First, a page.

Thanks to my neighbor, Tom Augherton, I finally got to see "The Kid" (2019) which features a pretty convincing Billy the Kid.

Dane DeHaan as William H. Bonney
in "The Kid" (2019)

   Unfortunately, they tacked on a coming of age story about another "kid" who gets mixed up with the Billy Bonney inspired character during the Stinking Springs episode of the actual Kid story and then it goes in and out of the fictional kid with the historic Kid glancing off the main story so that by the end, if you came for the real Billy you were disappointed, and if you came for the coming of age Billy, perhaps you got some satisfaction, but I didn't, because, well, you know how cranky I get.

Daily Whip Out:
"The Chica From Anton Chico"

   As we have already seen, Billy had many affairs with beautiful women up and down the Pecos. Legend says one of them, from Anton Chico, haunted his dreams to the day he died.

George Coe and a WPA writer in front of
the crumbling "House" (Lincoln County Courthouse), circa 1940

Digging Up Billy for Fun & Profit

   "I believe the evidence shows Garrett lied about the escape of the Kid," says ex-cop Steve Sederwall, who, in 2003, as the mayor of Capitan, New Mexico, joined forces with then Lincoln County Sheriff Tom Sullivan to reopen the case on Billy the Kid. The governor of New Mexico, Bill Richardson sanctioned the investigation. Sederwall was convinced that "if Garrett lied about Billy's escape from jail, what else did he lie about?" The two got permission from the state to shoot a pistol off in the stairway of the Lincoln Courthouse and do the first-ever CSI on the crime scene. "We wanted to see if a pistol touched off in the stairwell could be heard at the Wortley," Steve remembered.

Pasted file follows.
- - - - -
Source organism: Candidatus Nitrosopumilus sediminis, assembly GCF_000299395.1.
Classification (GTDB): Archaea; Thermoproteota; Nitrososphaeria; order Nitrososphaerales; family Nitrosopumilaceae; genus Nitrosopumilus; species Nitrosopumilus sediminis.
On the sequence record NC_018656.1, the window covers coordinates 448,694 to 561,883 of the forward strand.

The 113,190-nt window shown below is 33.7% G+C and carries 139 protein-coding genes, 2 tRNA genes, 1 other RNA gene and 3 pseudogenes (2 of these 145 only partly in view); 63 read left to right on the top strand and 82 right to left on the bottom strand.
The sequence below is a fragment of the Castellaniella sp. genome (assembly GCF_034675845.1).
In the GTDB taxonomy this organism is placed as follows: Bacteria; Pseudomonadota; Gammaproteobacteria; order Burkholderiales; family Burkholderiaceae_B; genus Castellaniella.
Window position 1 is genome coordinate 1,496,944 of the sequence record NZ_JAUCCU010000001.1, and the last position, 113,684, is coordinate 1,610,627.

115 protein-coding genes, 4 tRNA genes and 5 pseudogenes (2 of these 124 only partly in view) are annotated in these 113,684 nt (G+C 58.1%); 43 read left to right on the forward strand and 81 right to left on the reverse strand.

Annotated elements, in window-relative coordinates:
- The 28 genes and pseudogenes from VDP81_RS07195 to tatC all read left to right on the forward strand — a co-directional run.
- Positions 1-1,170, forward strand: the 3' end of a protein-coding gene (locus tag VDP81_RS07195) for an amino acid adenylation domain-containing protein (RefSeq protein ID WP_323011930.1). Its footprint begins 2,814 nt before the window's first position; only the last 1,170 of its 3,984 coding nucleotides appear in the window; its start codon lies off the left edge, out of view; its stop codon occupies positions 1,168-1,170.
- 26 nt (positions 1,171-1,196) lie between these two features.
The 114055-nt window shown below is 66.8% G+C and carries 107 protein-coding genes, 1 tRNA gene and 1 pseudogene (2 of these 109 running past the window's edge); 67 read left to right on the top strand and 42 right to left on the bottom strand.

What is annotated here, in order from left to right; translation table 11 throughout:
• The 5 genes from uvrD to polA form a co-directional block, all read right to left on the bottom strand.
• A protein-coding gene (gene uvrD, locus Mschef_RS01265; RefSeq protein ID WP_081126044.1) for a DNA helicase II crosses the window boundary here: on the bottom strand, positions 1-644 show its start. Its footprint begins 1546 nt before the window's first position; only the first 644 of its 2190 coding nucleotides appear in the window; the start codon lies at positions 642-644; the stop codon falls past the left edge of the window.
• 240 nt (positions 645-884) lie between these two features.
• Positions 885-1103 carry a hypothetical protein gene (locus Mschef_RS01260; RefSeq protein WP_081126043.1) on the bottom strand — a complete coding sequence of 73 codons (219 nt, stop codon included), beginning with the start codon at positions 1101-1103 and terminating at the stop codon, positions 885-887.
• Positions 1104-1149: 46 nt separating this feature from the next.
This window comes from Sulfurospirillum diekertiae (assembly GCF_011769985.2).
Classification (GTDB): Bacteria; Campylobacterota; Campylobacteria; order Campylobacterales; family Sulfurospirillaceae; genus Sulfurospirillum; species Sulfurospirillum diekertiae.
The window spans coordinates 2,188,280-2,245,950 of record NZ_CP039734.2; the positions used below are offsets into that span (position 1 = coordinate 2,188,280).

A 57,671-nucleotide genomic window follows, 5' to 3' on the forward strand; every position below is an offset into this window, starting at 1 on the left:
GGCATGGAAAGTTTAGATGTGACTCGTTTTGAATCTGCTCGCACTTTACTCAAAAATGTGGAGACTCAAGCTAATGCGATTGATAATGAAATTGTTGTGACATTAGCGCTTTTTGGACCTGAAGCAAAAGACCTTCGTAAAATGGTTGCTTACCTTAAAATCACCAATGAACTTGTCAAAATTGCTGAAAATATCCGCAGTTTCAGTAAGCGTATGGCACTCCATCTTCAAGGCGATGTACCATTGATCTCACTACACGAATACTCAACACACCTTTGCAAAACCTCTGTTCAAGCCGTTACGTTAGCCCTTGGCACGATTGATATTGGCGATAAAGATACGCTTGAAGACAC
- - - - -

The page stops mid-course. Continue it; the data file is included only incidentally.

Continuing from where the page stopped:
Short answer: it could.

   They fired off a pistol in the stairwell on April 28, 2003. On June 5th the story landed on the front page of the New York Times, with a sensational story about modern day cops who were still chasing Billy the Kid. As Sederwell puts it, "That was the second the investigation jumped the tracks." At first, Governor Richardson was pleased, telling the boys the state couldn't buy this kind of publicity. The governor also wanted to push for a pardon of the Kid and match the DNA of the two digs—Billy in Fort Sumner and Catherine McCarty in Silver City—to prove that Brushy Bill Roberts was a fraud. Someone from the Maxwell family still had the bench Billy the Kid was laid out on after his death and they claimed there was still blood on it. Sederwall and the boys now had a DNA sample and someone in Arizona wanted to exhume John Miller who some claimed was actually the Kid. The governor of Arizona signed off on a dig and the Boys dug up Miller in Prescott, but when the story hit the press, an Arizona attorney, Dave Snell, filed charges against the Boys for "grave robbery."